Bishop apologises, encourages dialogue with LGBTQ
March 2, 2018
3rd Sunday of Lent (B)
March 2, 2018

Use Lent to reflect on national issues


Bishop Francis Alleyne OSB of Georgetown is calling for “lively conversation” and a deepening of “collective participation and holistic discernment” on a number of national issues during the Lenten season.

In his Lenten message to the faithful in the diocesan weekly Catholic Standard, the bishop specifically referred to the emerging oil and gas sector along with the recent laying off of 5,000 workers in the sugar industry saying, “It is with urgency and with everyone on board in concern for our sugar workers that can offer a fitting display of nationhood”.

Bishop Alleyne said while the information and debate on this reality for the most part is put in the context of politics and economics, the language of human dignity, sanctity of life, right relationship, being our brother’s/sister’s keeper and human rights exchanged among all citizens, would better dispose the nation to accompany each other towards a more secure Guyana.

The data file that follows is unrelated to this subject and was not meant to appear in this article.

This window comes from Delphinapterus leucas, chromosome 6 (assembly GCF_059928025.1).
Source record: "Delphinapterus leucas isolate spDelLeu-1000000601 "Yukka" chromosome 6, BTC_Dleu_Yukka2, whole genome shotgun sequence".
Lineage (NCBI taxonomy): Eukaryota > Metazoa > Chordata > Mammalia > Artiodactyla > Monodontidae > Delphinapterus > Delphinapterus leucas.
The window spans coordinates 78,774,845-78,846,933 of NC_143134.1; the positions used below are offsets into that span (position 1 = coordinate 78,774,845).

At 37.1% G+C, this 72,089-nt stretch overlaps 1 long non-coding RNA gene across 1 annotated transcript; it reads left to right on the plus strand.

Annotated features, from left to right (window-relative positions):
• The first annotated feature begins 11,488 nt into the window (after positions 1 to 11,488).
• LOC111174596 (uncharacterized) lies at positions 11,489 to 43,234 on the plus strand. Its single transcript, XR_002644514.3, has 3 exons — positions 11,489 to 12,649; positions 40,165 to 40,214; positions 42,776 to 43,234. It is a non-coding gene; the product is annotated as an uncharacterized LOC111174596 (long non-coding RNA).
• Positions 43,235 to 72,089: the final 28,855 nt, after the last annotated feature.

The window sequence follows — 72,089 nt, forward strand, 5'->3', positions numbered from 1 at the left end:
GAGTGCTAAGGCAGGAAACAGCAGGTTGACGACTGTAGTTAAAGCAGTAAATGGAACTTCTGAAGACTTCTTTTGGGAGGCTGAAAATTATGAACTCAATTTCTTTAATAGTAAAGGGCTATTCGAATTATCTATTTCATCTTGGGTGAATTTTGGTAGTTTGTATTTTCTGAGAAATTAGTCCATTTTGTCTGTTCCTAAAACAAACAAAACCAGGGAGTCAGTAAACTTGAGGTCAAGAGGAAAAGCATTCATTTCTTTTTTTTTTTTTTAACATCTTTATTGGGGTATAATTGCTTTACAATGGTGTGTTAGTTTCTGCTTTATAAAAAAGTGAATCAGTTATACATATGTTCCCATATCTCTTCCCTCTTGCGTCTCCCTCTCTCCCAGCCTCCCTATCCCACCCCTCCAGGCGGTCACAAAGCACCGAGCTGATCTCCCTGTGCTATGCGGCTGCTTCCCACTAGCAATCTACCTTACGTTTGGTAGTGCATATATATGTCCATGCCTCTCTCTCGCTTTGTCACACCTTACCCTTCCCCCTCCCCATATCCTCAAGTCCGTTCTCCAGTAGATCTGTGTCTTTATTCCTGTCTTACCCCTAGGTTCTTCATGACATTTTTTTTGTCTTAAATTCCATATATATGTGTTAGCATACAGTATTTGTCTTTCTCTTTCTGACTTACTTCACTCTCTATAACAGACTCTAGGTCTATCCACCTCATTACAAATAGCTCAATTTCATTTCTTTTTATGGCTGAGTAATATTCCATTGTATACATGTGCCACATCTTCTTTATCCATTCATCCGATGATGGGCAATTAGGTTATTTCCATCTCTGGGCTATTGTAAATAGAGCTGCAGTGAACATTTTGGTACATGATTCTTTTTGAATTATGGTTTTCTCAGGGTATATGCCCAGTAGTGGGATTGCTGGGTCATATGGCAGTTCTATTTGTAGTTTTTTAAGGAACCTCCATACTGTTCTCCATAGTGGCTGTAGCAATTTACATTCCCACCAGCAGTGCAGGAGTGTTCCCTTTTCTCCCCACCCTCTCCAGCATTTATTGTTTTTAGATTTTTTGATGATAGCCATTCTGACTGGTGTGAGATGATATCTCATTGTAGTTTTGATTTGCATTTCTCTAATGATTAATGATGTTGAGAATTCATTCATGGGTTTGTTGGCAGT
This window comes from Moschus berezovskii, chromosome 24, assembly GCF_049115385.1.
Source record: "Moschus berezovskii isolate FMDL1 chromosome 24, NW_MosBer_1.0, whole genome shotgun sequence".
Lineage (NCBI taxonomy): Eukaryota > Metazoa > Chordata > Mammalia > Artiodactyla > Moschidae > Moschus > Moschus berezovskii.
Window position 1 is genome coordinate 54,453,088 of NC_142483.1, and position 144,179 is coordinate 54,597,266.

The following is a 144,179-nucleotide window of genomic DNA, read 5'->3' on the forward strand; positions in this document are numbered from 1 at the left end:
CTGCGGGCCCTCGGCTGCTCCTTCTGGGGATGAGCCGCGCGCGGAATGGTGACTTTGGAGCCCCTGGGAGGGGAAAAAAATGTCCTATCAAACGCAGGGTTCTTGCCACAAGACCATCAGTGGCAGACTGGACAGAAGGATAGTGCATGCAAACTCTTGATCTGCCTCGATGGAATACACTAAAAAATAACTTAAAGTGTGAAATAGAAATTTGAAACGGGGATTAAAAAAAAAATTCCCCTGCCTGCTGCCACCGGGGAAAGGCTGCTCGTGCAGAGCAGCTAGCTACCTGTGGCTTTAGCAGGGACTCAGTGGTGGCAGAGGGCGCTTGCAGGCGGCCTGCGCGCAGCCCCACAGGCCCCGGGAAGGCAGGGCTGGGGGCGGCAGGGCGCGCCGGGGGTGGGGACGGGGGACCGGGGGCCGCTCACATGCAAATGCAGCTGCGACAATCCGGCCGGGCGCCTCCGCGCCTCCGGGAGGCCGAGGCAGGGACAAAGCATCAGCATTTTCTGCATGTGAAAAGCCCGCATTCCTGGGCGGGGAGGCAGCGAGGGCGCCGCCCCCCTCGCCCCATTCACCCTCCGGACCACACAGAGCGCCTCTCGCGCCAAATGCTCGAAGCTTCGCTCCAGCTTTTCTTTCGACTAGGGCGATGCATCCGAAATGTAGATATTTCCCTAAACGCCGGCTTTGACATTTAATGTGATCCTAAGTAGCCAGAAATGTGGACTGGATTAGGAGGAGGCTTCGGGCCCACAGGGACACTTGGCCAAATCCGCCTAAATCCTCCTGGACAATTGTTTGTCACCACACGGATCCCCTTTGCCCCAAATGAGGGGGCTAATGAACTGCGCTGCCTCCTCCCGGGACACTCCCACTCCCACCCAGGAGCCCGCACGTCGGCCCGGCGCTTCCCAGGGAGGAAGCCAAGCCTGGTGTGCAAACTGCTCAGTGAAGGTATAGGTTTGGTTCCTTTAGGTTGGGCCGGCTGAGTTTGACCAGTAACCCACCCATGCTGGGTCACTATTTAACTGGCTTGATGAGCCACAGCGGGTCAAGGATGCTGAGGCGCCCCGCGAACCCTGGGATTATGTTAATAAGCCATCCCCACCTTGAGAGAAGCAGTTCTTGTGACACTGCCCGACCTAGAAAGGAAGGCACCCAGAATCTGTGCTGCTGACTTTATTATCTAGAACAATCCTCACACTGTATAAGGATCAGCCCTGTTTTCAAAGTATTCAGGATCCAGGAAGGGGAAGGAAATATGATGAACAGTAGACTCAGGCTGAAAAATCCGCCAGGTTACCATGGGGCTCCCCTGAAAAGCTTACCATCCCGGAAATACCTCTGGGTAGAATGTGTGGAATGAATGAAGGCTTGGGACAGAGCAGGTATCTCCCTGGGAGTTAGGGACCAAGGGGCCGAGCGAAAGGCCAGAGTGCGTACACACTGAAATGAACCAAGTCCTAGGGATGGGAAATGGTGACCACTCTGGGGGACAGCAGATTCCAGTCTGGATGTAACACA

The bishop observed that the Church invites all to put aside forty days, not simply out of tradition or custom or habit but in the spirit with the icons of “forty”– i.e. forty years in the desert, forty days of flood, forty days of journey for Elijah and Jonah and on the First Sunday in Lent, Jesus’ forty days in the wilderness.

“Each of these ‘forties’ features something very special for a person and for a people. Each icon speaks of and is symbolic of a process, of conversation and fulfillment. He continued, “Each of these scripture ‘icons’ were drawn from real experiences and struggles which were examined and discerned in the light of conversion, truth, process and renewal that would lead to fullness of life. This is the spirit in which, each year, we are invited to examine our own realities with their elements of struggle and hope,” Bishop Alleyne said.

In the message, the bishop mentioned other realities which come to mind as the diocese engages in ongoing narratives about crime, corruption and exploitation.

These, he said, are not the ways of a people “stamped with the likeness of God”.

Ultimately, Bishop Alleyne hoped that the Lenten period be a mark of 40 days opening the ways to resurrection and new life.